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Artistic illustrations by Alexander Benois to this day are considered the best image of Pushkin's works. Benoit began work on a series of works for The Bronze Horseman in 1903 and in order to achieve such perfection he needed to spend 20 years. During this time, the artist drew a whole cycle of intros, endings, sketches and interpretations of the story.
Benoit performs his first 32 drawings with black ink and watercolors. The artist worked on reworking the paintings in 1905 and subsequent years. Among the entire ego cycle is the theme of the pursuit of a man by a rider, depicting the brutal strength and power of a rider.
Petersburg in his works does not look like himself. This is a gloomy little town with small houses, fences and retail space. No amazing architectural works, palaces, nothing. The reflection of anxiety and excitement, which often engulfed the artist, resulted in a terrible story of the fate of a Russian person.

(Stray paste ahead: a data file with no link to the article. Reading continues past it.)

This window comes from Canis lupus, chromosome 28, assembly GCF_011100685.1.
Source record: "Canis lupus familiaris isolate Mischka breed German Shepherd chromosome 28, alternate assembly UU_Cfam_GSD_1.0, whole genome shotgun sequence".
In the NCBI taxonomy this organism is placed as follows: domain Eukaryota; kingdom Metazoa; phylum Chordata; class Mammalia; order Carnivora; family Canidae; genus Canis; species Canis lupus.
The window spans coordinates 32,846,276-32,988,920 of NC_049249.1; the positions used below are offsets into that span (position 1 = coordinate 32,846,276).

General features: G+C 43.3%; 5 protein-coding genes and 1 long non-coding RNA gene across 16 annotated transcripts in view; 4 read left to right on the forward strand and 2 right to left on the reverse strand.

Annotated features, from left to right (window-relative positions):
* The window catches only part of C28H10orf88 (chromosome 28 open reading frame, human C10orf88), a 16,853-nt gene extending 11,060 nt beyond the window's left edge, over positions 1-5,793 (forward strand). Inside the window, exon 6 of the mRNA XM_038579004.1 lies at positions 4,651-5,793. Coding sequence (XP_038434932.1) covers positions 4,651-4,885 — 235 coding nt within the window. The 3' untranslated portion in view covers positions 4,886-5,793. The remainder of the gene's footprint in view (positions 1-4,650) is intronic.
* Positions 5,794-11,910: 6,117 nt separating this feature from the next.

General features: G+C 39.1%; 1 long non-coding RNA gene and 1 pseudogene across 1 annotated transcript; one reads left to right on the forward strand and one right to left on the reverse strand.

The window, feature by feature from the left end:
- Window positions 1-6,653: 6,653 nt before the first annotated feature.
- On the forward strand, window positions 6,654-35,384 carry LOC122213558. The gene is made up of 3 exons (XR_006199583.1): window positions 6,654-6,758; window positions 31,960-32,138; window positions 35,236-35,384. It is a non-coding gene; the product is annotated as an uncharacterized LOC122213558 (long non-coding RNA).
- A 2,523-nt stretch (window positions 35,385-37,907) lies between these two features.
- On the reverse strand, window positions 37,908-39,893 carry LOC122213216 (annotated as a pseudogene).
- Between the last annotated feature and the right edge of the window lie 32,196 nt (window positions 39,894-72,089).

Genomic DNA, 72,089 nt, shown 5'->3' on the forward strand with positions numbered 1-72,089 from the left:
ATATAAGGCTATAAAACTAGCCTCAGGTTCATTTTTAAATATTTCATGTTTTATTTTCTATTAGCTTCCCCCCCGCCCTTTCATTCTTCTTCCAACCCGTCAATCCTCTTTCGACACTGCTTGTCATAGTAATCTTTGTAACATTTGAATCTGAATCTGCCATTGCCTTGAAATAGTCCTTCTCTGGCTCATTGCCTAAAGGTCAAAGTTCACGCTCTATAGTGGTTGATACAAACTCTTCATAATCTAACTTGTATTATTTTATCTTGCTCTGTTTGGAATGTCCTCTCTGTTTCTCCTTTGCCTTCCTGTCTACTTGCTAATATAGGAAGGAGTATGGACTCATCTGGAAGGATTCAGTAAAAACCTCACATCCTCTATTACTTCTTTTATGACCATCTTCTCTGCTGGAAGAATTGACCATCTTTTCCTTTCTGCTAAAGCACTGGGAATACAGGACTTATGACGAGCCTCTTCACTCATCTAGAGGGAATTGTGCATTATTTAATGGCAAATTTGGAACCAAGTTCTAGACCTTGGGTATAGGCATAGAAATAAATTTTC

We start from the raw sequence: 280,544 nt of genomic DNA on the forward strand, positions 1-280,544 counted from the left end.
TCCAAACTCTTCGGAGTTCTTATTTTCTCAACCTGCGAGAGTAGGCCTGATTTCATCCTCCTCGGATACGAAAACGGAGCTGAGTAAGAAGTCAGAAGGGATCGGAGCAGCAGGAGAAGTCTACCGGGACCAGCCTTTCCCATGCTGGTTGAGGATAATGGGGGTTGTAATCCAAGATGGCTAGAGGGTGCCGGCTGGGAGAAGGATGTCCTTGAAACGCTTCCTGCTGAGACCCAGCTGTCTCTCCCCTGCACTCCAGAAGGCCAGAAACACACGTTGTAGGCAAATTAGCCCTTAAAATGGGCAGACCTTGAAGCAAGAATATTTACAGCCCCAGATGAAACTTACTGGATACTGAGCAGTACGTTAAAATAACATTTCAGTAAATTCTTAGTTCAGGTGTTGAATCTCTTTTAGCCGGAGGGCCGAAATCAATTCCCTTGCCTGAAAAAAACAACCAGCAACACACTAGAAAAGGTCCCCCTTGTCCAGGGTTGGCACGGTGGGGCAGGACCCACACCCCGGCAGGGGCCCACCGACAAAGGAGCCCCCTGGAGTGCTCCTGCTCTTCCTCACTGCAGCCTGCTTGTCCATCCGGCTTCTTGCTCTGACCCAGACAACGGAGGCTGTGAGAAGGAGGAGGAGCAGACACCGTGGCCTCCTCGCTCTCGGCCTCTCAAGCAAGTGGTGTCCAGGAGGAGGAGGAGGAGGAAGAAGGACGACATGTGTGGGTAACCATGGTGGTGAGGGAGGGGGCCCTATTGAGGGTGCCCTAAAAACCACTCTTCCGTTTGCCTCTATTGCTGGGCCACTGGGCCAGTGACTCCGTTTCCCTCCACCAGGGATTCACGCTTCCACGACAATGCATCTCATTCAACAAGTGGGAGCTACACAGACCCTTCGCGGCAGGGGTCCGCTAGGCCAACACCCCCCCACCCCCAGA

The artist is constantly working on a series, supplementing his paintings with more and more new elements. In his works, he tried to depict the thoughts and experiences of man on the threshold of the 20th century. It was this feature of them that made the illustrations very modern, striking the eyes of every generation of art lovers.
The entire series of illustrations was imbued with that particular sense of style that Benoit had. He, like no one else, understood the era of the writer, as well as the basics of theatrical mastery, which allowed him to come up with such believable scenes.
His works managed to bridge between the classical era of Pushkin and modernity in which Benoit lived. His admirers were pleasantly struck by the novelty of the paintings, the detailing of the Pushkin era in a modern sense.
Vrubel Demon Flying